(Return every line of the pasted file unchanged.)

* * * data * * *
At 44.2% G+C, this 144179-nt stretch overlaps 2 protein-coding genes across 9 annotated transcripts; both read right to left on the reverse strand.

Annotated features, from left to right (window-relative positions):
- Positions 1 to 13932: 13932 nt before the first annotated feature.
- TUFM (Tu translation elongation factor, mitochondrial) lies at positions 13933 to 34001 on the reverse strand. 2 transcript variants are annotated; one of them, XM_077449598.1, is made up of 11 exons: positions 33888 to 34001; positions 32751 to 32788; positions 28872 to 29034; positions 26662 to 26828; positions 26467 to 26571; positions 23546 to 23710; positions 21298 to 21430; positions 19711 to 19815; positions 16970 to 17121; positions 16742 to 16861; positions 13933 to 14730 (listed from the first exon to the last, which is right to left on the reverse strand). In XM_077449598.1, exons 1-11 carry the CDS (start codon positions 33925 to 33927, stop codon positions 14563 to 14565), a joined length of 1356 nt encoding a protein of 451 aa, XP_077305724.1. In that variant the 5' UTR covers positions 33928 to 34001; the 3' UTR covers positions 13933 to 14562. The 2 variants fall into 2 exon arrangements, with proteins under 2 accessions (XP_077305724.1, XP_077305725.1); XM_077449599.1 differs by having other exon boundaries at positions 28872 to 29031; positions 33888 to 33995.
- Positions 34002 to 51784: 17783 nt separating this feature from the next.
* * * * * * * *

At 44.2% G+C, this 144179-nt stretch overlaps 2 protein-coding genes across 9 annotated transcripts; both read right to left on the reverse strand.

Annotated features, from left to right (window-relative positions):
- Positions 1 to 13932: 13932 nt before the first annotated feature.
- TUFM (Tu translation elongation factor, mitochondrial) lies at positions 13933 to 34001 on the reverse strand. 2 transcript variants are annotated; one of them, XM_077449598.1, is made up of 11 exons: positions 33888 to 34001; positions 32751 to 32788; positions 28872 to 29034; positions 26662 to 26828; positions 26467 to 26571; positions 23546 to 23710; positions 21298 to 21430; positions 19711 to 19815; positions 16970 to 17121; positions 16742 to 16861; positions 13933 to 14730 (listed from the first exon to the last, which is right to left on the reverse strand). In XM_077449598.1, exons 1-11 carry the CDS (start codon positions 33925 to 33927, stop codon positions 14563 to 14565), a joined length of 1356 nt encoding a protein of 451 aa, XP_077305724.1. In that variant the 5' UTR covers positions 33928 to 34001; the 3' UTR covers positions 13933 to 14562. The 2 variants fall into 2 exon arrangements, with proteins under 2 accessions (XP_077305724.1, XP_077305725.1); XM_077449599.1 differs by having other exon boundaries at positions 28872 to 29031; positions 33888 to 33995.
- Positions 34002 to 51784: 17783 nt separating this feature from the next.